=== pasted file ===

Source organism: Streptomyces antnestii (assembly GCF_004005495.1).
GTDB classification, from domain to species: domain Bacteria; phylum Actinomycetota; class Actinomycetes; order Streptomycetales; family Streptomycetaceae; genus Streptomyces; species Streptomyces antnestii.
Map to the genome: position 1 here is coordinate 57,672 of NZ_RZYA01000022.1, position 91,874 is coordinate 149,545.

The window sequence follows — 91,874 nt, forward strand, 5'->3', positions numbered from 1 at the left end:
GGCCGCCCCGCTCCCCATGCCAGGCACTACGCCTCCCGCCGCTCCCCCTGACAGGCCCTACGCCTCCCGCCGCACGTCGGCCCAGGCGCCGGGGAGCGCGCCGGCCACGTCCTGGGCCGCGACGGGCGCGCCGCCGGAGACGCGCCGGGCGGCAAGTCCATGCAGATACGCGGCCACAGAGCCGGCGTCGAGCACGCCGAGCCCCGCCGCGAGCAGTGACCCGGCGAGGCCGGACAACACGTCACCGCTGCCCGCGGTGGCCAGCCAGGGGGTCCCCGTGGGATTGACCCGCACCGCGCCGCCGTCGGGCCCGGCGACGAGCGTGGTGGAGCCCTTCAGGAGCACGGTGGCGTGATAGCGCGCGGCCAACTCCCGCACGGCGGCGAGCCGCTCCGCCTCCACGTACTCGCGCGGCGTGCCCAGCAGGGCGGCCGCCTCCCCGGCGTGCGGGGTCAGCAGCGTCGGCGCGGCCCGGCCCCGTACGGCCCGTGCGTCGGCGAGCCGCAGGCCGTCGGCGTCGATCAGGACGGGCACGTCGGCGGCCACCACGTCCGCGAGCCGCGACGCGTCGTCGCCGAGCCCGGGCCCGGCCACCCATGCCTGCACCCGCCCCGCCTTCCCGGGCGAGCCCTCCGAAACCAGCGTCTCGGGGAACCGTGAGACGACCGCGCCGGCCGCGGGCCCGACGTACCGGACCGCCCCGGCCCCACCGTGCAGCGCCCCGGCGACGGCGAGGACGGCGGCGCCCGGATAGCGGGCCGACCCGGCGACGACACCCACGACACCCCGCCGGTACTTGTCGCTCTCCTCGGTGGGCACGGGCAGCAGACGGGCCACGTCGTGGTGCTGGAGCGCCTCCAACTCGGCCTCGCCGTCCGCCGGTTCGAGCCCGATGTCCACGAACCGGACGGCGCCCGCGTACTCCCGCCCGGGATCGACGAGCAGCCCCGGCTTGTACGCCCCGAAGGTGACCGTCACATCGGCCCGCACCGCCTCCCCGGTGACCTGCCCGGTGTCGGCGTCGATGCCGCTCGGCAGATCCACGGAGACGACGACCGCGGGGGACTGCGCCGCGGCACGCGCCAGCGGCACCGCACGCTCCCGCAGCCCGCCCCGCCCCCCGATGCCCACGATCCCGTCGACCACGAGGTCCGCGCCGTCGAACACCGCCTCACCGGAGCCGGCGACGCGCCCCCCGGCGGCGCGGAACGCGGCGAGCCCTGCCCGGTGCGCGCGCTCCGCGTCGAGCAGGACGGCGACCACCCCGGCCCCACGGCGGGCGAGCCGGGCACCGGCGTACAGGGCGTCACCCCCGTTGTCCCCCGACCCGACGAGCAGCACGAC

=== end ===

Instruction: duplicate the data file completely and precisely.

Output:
Source organism: Streptomyces antnestii (assembly GCF_004005495.1).
GTDB classification, from domain to species: domain Bacteria; phylum Actinomycetota; class Actinomycetes; order Streptomycetales; family Streptomycetaceae; genus Streptomyces; species Streptomyces antnestii.
Map to the genome: position 1 here is coordinate 57,672 of NZ_RZYA01000022.1, position 91,874 is coordinate 149,545.

The window sequence follows — 91,874 nt, forward strand, 5'->3', positions numbered from 1 at the left end:
GGCCGCCCCGCTCCCCATGCCAGGCACTACGCCTCCCGCCGCTCCCCCTGACAGGCCCTACGCCTCCCGCCGCACGTCGGCCCAGGCGCCGGGGAGCGCGCCGGCCACGTCCTGGGCCGCGACGGGCGCGCCGCCGGAGACGCGCCGGGCGGCAAGTCCATGCAGATACGCGGCCACAGAGCCGGCGTCGAGCACGCCGAGCCCCGCCGCGAGCAGTGACCCGGCGAGGCCGGACAACACGTCACCGCTGCCCGCGGTGGCCAGCCAGGGGGTCCCCGTGGGATTGACCCGCACCGCGCCGCCGTCGGGCCCGGCGACGAGCGTGGTGGAGCCCTTCAGGAGCACGGTGGCGTGATAGCGCGCGGCCAACTCCCGCACGGCGGCGAGCCGCTCCGCCTCCACGTACTCGCGCGGCGTGCCCAGCAGGGCGGCCGCCTCCCCGGCGTGCGGGGTCAGCAGCGTCGGCGCGGCCCGGCCCCGTACGGCCCGTGCGTCGGCGAGCCGCAGGCCGTCGGCGTCGATCAGGACGGGCACGTCGGCGGCCACCACGTCCGCGAGCCGCGACGCGTCGTCGCCGAGCCCGGGCCCGGCCACCCATGCCTGCACCCGCCCCGCCTTCCCGGGCGAGCCCTCCGAAACCAGCGTCTCGGGGAACCGTGAGACGACCGCGCCGGCCGCGGGCCCGACGTACCGGACCGCCCCGGCCCCACCGTGCAGCGCCCCGGCGACGGCGAGGACGGCGGCGCCCGGATAGCGGGCCGACCCGGCGACGACACCCACGACACCCCGCCGGTACTTGTCGCTCTCCTCGGTGGGCACGGGCAGCAGACGGGCCACGTCGTGGTGCTGGAGCGCCTCCAACTCGGCCTCGCCGTCCGCCGGTTCGAGCCCGATGTCCACGAACCGGACGGCGCCCGCGTACTCCCGCCCGGGATCGACGAGCAGCCCCGGCTTGTACGCCCCGAAGGTGACCGTCACATCGGCCCGCACCGCCTCCCCGGTGACCTGCCCGGTGTCGGCGTCGATGCCGCTCGGCAGATCCACGGAGACGACGACCGCGGGGGACTGCGCCGCGGCACGCGCCAGCGGCACCGCACGCTCCCGCAGCCCGCCCCGCCCCCCGATGCCCACGATCCCGTCGACCACGAGGTCCGCGCCGTCGAACACCGCCTCACCGGAGCCGGCGACGCGCCCCCCGGCGGCGCGGAACGCGGCGAGCCCTGCCCGGTGCGCGCGCTCCGCGTCGAGCAGGACGGCGACCACCCCGGCCCCACGGCGGGCGAGCCGGGCACCGGCGTACAGGGCGTCACCCCCGTTGTCCCCCGACCCGACGAGCAGCACGAC